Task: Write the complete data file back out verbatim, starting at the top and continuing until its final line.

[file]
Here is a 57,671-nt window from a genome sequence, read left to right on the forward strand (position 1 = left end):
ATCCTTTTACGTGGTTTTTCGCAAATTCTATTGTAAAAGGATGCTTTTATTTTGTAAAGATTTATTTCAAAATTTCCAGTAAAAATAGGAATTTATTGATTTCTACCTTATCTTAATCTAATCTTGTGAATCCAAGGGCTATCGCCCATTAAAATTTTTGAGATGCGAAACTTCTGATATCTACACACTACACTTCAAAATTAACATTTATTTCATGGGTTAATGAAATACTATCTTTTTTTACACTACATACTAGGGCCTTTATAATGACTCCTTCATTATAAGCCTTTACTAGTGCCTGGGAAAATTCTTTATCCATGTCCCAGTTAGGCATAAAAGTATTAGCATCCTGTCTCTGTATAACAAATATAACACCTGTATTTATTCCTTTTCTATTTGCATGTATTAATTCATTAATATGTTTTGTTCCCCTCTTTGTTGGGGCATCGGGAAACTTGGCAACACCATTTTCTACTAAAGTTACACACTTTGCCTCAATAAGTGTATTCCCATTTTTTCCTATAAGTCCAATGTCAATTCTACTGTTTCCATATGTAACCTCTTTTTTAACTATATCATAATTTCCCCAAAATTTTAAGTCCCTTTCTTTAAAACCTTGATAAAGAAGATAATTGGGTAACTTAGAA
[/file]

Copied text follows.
Here is a 57,671-nt window from a genome sequence, read left to right on the forward strand (position 1 = left end):
ATCCTTTTACGTGGTTTTTCGCAAATTCTATTGTAAAAGGATGCTTTTATTTTGTAAAGATTTATTTCAAAATTTCCAGTAAAAATAGGAATTTATTGATTTCTACCTTATCTTAATCTAATCTTGTGAATCCAAGGGCTATCGCCCATTAAAATTTTTGAGATGCGAAACTTCTGATATCTACACACTACACTTCAAAATTAACATTTATTTCATGGGTTAATGAAATACTATCTTTTTTTACACTACATACTAGGGCCTTTATAATGACTCCTTCATTATAAGCCTTTACTAGTGCCTGGGAAAATTCTTTATCCATGTCCCAGTTAGGCATAAAAGTATTAGCATCCTGTCTCTGTATAACAAATATAACACCTGTATTTATTCCTTTTCTATTTGCATGTATTAATTCATTAATATGTTTTGTTCCCCTCTTTGTTGGGGCATCGGGAAACTTGGCAACACCATTTTCTACTAAAGTTACACACTTTGCCTCAATAAGTGTATTCCCATTTTTTCCTATAAGTCCAATGTCAATTCTACTGTTTCCATATGTAACCTCTTTTTTAACTATATCATAATTTCCCCAAAATTTTAAGTCCCTTTCTTTAAAACCTTGATAAAGAAGATAATTGGGTAACTTAGAA